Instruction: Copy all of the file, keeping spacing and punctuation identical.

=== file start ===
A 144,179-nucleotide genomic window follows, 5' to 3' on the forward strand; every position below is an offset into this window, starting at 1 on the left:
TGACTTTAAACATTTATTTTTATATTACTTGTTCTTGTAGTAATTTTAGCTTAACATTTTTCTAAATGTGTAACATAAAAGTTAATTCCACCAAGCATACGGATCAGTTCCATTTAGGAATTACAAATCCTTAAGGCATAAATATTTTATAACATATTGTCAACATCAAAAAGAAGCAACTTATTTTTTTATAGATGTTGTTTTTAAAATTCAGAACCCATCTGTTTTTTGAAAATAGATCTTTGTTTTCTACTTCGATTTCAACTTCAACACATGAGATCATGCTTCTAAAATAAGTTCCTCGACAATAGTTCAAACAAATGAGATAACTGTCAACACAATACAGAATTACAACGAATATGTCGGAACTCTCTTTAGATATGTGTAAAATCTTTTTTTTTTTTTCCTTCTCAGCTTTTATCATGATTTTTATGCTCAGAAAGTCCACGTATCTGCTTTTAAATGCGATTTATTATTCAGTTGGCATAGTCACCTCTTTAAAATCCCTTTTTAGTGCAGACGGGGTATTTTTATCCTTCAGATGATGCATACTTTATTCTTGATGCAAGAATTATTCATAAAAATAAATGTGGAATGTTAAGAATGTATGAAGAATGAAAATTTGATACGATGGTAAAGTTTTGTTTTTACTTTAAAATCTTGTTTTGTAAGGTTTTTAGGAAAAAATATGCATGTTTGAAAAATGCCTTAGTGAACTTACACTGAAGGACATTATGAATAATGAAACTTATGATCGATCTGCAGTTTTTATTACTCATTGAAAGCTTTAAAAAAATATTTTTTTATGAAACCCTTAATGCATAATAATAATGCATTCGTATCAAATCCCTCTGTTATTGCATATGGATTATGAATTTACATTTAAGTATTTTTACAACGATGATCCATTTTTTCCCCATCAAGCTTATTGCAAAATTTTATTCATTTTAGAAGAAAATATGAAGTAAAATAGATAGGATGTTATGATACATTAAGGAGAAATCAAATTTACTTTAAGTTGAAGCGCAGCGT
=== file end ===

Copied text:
A 144,179-nucleotide genomic window follows, 5' to 3' on the forward strand; every position below is an offset into this window, starting at 1 on the left:
TGACTTTAAACATTTATTTTTATATTACTTGTTCTTGTAGTAATTTTAGCTTAACATTTTTCTAAATGTGTAACATAAAAGTTAATTCCACCAAGCATACGGATCAGTTCCATTTAGGAATTACAAATCCTTAAGGCATAAATATTTTATAACATATTGTCAACATCAAAAAGAAGCAACTTATTTTTTTATAGATGTTGTTTTTAAAATTCAGAACCCATCTGTTTTTTGAAAATAGATCTTTGTTTTCTACTTCGATTTCAACTTCAACACATGAGATCATGCTTCTAAAATAAGTTCCTCGACAATAGTTCAAACAAATGAGATAACTGTCAACACAATACAGAATTACAACGAATATGTCGGAACTCTCTTTAGATATGTGTAAAATCTTTTTTTTTTTTTCCTTCTCAGCTTTTATCATGATTTTTATGCTCAGAAAGTCCACGTATCTGCTTTTAAATGCGATTTATTATTCAGTTGGCATAGTCACCTCTTTAAAATCCCTTTTTAGTGCAGACGGGGTATTTTTATCCTTCAGATGATGCATACTTTATTCTTGATGCAAGAATTATTCATAAAAATAAATGTGGAATGTTAAGAATGTATGAAGAATGAAAATTTGATACGATGGTAAAGTTTTGTTTTTACTTTAAAATCTTGTTTTGTAAGGTTTTTAGGAAAAAATATGCATGTTTGAAAAATGCCTTAGTGAACTTACACTGAAGGACATTATGAATAATGAAACTTATGATCGATCTGCAGTTTTTATTACTCATTGAAAGCTTTAAAAAAATATTTTTTTATGAAACCCTTAATGCATAATAATAATGCATTCGTATCAAATCCCTCTGTTATTGCATATGGATTATGAATTTACATTTAAGTATTTTTACAACGATGATCCATTTTTTCCCCATCAAGCTTATTGCAAAATTTTATTCATTTTAGAAGAAAATATGAAGTAAAATAGATAGGATGTTATGATACATTAAGGAGAAATCAAATTTACTTTAAGTTGAAGCGCAGCGT